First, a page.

A Class Act
Edwin Blackgaard’s Harlequin Theater is in trouble. He can’t ever seem to get a big enough audience. He is almost ready to throw in the towel when he receives an anonymous letter, it offers him a large sum of money to teach an acting class. There’s only one catch: He cannot exclude anyone who wants to attend. Edwin is hesitant at first but soon decides to give it a try. He tells his loyal and trusty minion, Walter Shakespeare, to inform everyone in Odyssey that his class is in session.
But, oh! What a class! Consisting of Connie, a budding but terrible playwright; Eugene and his ukulele; Charles Edward “Chunky” Thompson; Jack Davis, now a pizza delivery boy; and Shannon Everett (Ellis), with her adoring father, Edwin is forced to be nice to all of them because he doesn’t know who his benefactor is. He lets them rehearse an awful play Connie has written. It is certain to damage Blackgaard’s reputation as a teacher, and perhaps even the reputation of the Harlequin Theater itself.
Instead of using his best judgment and confronting the situation directly, Edwin deduces that the benefactor could only be Shannon’s father, since after all, he is the only one with money. So Edwin replaces Connie’s play with one of his own and treats everyone like dirt, except Shannon. Edwin makes Shannon the star and caters to her every whim. Unfortunately, this also means he doesn’t give her any direction. As a result, her performance is terrible.
Edwin thinks that Shannon’s father won’t care as long as Shannon has the lead role. But Mr. Everett is outraged that Edwin would allow Shannon to make a fool out of herself. Shannon’s father refuses to give the Harlequin any money and storms out of the theater in disgust. Edwin is now right back where he started leaving him with a hard lesson about not sacrificing his integrity for money.
- Why didn’t Edwin think he could be completely honest with everyone in the class?
- hat would you have done in Edwin’s place?
- What does integrity mean?
- Why is it important?
Heard in episode
Mentioned in episode
|Regis Blackgaard||John Whittaker|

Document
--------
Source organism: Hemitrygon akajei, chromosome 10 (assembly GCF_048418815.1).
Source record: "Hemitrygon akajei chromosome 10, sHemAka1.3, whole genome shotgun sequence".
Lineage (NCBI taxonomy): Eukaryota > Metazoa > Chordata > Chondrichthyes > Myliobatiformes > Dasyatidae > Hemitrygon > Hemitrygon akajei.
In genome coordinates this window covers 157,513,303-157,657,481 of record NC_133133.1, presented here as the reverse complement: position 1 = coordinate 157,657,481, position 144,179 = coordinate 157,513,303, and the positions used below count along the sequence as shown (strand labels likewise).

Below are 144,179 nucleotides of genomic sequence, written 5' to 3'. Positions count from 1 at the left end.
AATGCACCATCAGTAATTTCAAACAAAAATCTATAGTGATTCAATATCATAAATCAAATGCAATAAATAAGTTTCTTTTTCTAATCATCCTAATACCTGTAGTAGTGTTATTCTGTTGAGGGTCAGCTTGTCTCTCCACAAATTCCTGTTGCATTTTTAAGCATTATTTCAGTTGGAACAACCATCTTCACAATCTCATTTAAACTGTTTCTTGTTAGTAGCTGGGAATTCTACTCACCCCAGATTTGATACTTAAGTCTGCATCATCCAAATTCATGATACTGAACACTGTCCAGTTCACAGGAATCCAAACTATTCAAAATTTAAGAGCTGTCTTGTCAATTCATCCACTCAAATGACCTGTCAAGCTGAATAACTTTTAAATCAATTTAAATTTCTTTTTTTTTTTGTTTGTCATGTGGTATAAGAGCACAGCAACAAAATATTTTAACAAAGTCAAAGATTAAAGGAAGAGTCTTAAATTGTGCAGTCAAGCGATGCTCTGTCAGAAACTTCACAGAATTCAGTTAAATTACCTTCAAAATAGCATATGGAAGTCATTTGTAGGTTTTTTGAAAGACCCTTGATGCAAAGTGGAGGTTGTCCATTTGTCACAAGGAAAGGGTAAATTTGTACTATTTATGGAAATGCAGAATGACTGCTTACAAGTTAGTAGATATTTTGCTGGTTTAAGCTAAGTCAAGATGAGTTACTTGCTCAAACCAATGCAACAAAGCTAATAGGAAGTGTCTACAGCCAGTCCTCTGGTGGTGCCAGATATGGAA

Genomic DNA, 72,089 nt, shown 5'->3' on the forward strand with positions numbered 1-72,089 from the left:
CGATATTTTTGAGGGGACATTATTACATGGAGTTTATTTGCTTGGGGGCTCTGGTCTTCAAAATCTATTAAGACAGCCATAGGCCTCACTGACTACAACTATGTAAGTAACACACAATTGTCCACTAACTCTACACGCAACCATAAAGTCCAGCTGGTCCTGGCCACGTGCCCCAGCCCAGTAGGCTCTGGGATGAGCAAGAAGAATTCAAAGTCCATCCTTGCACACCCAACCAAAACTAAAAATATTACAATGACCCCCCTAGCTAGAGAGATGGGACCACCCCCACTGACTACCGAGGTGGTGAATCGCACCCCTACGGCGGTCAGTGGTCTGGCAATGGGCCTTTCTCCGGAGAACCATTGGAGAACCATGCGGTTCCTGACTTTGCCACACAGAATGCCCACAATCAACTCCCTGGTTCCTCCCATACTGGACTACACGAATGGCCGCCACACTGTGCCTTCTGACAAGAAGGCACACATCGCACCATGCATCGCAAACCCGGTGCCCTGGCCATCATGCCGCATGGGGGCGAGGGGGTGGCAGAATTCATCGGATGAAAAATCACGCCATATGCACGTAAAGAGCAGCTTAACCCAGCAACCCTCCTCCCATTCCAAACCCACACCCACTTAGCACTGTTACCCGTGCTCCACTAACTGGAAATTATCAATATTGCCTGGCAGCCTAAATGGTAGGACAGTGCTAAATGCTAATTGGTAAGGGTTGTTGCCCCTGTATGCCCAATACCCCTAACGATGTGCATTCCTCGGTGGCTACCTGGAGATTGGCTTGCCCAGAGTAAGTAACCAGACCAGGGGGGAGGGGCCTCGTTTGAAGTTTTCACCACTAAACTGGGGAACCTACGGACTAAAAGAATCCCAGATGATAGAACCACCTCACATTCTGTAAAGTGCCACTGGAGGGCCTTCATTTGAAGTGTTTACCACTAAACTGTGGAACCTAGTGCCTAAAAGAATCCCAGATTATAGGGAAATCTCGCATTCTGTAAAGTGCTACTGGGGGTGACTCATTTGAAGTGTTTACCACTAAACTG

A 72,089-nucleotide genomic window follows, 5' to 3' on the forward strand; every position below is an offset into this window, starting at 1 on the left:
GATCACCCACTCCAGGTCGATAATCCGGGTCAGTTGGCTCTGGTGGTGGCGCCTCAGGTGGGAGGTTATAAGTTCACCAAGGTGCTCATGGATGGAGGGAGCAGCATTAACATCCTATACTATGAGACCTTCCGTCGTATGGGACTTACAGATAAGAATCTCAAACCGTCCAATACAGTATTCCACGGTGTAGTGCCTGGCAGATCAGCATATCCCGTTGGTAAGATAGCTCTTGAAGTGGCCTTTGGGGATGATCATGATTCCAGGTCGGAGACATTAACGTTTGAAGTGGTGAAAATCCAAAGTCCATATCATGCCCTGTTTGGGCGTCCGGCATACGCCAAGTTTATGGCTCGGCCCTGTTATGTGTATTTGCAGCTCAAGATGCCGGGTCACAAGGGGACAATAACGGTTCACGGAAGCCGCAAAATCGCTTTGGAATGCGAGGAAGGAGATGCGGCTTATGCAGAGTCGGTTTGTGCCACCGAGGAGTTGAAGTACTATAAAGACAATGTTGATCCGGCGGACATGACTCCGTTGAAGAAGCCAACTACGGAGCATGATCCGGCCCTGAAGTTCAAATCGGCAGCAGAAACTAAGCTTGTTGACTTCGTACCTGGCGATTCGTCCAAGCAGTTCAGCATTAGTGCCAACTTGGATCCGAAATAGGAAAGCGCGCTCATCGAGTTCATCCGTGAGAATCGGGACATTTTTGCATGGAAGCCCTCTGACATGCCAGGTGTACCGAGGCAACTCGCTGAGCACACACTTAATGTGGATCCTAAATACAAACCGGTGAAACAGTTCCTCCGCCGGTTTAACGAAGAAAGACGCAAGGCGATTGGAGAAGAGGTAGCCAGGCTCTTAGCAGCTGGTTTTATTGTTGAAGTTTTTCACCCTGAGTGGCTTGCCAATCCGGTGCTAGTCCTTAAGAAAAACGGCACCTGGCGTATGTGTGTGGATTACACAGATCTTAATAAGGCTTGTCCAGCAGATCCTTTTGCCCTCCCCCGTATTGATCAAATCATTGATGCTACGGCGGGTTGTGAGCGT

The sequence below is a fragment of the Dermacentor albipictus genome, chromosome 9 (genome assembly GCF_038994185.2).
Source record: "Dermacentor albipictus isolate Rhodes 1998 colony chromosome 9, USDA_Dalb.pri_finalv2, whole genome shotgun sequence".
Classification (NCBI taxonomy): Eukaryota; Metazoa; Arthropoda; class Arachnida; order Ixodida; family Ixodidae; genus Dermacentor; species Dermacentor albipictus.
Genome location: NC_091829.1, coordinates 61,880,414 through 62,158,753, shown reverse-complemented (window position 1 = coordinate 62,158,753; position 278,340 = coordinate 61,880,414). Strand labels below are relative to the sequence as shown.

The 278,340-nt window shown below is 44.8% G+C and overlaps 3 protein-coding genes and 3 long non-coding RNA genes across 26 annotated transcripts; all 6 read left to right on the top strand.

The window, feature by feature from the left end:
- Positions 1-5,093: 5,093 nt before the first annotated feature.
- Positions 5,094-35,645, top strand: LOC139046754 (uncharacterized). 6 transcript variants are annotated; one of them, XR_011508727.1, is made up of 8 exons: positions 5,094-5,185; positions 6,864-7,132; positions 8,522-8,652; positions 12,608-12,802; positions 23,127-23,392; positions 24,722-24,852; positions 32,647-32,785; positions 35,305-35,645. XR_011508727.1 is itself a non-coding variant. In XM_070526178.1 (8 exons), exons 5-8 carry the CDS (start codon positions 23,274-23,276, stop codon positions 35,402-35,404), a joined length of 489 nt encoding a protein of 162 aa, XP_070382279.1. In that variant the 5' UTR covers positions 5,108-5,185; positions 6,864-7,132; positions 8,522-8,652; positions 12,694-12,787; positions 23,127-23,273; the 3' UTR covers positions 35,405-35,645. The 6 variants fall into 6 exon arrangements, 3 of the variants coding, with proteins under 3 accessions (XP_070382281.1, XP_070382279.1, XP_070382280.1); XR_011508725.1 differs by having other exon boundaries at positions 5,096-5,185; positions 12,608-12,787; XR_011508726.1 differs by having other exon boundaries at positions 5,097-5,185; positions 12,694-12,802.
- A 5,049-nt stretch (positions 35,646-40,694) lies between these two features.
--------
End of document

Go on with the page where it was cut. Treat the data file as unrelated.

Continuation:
|June Kendall||Eugene Meltsner|
- In recording “A Class Act,” AIO ended up going way too long, and unfortunately, they had to cut some hilarious scenes of Edwin and his students’ bad acting. Since the episodes of this era were recorded on reel-to-reel and destroyed later, no copy of these scenes exist.
- Several outtakes from the recording of this episode are featured on the 500th episode, mostly featuring dialogue mistakes by Hal Smith with reaction by Earl Boen.
- When Connie mentions Charles helping out with the Kids' Radio program, she is referring to his part in #210: “On Solid Ground”.
- This is Will Ryan's 100th episode acting.
- The titles of the episodes in Album 50: The Best Small Town were all parodies of early AIO episodes; this episode's title was parodied by #636: “A Class Reenactment”.
Edwin Blackgaard: You want to play a particular kind of turnip, Eugene?
Charles Thompson: That was just me talking. I do that a lot.
Edwin Blackgaard: Tell the good people of Odyssey that Edwin Blackgaard is going to teach the people how to... act!
Eugene Meltsner: I thought it was highly imaginative of him to do a production of "Oklahoma" set in Alaska!
Edwin Blackgaard: I see by the gaggle of parents gathering at the door that we are over our time.
Edwin Blackgaard: I've scraped more talent out from under my fingernail.
Edwin Blackgaard: Eugene is a poor... whatever he is who also works at Whit's End.
Eugene Meltsner: What is this, sir? <reading off the script> I'm a techno geek <uptight>, who wants to be a musician but doesn't have the talent!?!
Edwin Blackgaard: There's no point looking a gift horse in the mouth... even if it needs dental work.
Edwin Blackgaard: Is this what it's come to, Shakespeare? To waste my time and talents listening to country folk butcher lines from "Our Town" and "Arsenic and Old Lace" and "The Importance of Being Earnest"?
Walter Shakespeare: Yes, sir.
Edwin Blackgaard: I'd rather die.
Walter Shakespeare: Fair enough, sir. I'll just make us some tea while we wait for the bank to repossess all our furniture.